A group of international collaborators led by the Research Institute for Humanity and Nature (RIHN) team performed the first quantitative study of air pollution in the northwestern region of India using 29 low-cost and reliable instruments. Their study demonstrated the benefits of source region observations to link crop residue burning (CRB) and air pollution at local to regional scales.
Exposure to particulate matter less than 2.5 µm in diameter (popularly known as PM2.5) poses health hazards in cities worldwide. Although the major sources of PM2.5 are industrial, certain agricultural practices also contribute to the emission and formation of fine particles during certain seasons. CRB, a common practice in Punjab, Haryana and part of Indo-Gangetic Plain, occurs immediately after the paddy harvest in the post-monsoon period (September-November). CRB activities have increased in the past two decades partly due to rise in mechanized agriculture in the 1990s and delayed rice planting in Punjab and Haryana following the Preservation of Subsoil Water Act (2009).
Since 2010, the effects of CRB in Punjab and Haryana on the Delhi and its surrounding area (known as the national capital region - NCR) have been in the spotlight. Yet, no measurements of PM2.5 in the source regions have been conducted. To rectify this, a group of researchers conducted an intensive field campaign involving the states of Punjab, Haryana and the NCR from September 1 to November 30, 2022, using 29 Compact and Useful PM2.5 Instruments with Gas sensors (CUPI-Gs).
Continuous observations showed that the PM2.5 in the region increased gradually from less than 60 µg m-3 between October 6-10, and up to 500 µg m-3 between November 5-9. This subsequently decreased to about 100 µg m-3 between November 20-30. The Indian national air quality standards for PM2.5 are set at 40 µg/m³ for the annual average and and 60 µg m-3 for the 24-hour average. The measurements in this study demonstrated that PM2.5 values in the Punjab to NCR remained over 60 µg m-3 during mid-October to the end of November and exceeded 200 µg m-3 for the first two weeks of November at many sites.
The researchers tracked two distinct CRB plumes of PM2.5 over 500 µg m-3 from Punjab to NCR via Haryana on 2-3 and 9-11 of November, 2022. These were associated with the northwesterly monsoon. Higher concentrations observed in the southeast downwind regions indicated the presence of a secondary formation (gas to particle conversion in the atmosphere due to chemical reactions).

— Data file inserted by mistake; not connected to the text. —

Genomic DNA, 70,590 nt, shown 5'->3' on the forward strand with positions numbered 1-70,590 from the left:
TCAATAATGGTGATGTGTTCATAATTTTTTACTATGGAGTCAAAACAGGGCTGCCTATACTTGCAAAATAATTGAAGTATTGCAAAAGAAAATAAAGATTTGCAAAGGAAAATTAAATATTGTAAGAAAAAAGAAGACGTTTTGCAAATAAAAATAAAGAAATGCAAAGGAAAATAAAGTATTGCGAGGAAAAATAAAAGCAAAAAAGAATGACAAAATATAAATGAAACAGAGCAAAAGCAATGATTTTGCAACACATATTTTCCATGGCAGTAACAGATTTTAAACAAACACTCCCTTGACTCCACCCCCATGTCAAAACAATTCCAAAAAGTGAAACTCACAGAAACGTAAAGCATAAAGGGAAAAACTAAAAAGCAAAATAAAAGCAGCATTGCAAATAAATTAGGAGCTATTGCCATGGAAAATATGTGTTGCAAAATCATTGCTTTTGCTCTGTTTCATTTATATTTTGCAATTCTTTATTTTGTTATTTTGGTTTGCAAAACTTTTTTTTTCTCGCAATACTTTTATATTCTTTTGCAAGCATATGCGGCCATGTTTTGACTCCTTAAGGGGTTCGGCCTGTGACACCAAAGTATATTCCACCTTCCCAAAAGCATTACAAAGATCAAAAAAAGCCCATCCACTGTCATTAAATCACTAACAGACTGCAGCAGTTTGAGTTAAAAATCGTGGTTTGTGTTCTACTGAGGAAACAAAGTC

"Reducing air pollutants is possible through effective public awareness. Since individuals affected by air pollutants often live in areas where these pollutants are emitted, their awareness can have a direct impact, unlike the global effects of long-lived greenhouse gases," says Professor Prabir K. Patra, the current leader of the Aakash Project--a project dedicated to promoting sustainable agriculture to reduce air pollution in the Punjab region--at RIHN and the principal scientist at the Japan Agency for Marine-Earth Science and Technology (JAMSTEC).
"Despite having a limited budget, we managed to gather detailed information about the behavior of air pollutants across a wide region spanning from Punjab to NCR, thanks to the development of CUPI-G. This data is now being employed to measure air pollution in several other Asian regions," explained Professor Emeritus Yutaka Matsumi from the Institute for Space-Earth Environmental Research at Nagoya University.
The sensors used were developed by Panasonic Corporation and members at Nagoya University. "Let our efforts to build a greener and cleaner future be guided by the precision of low-cost PM2.5 monitoring, leading to cleaner air and a healthier livelihood for both rural and urban citizens," says Professor Manpreet Singh Bhatti at the Department of Botanical and Environmental Sciences, Guru Nanak Dev University.
There are many other environmental impacts of air pollution. Pollutants emitted from CRB contain significant amounts of light-absorbing aerosols, capable of altering the thermodynamics of our atmosphere and cloud properties. "High-quality data obtained from a dense measurement network offers to address these issues by combining multiple data streams and numerical models," says Dr. Pradeep Khatri, a researcher at Tohoku University.
Professor Sachiko Hayashida (RIHN), the former project leader and who supervised the measurement campaign, says, "We hope future Japan-India collaboration helps to reduce serious air pollution in this area. Aakash project is also working with Indian researchers on the ways to improve straw management without burning."
The measurement data of PM2.5 are available from the RIHN database.
Very high particulate pollution over northwest India captured by a high-density in situ sensor network
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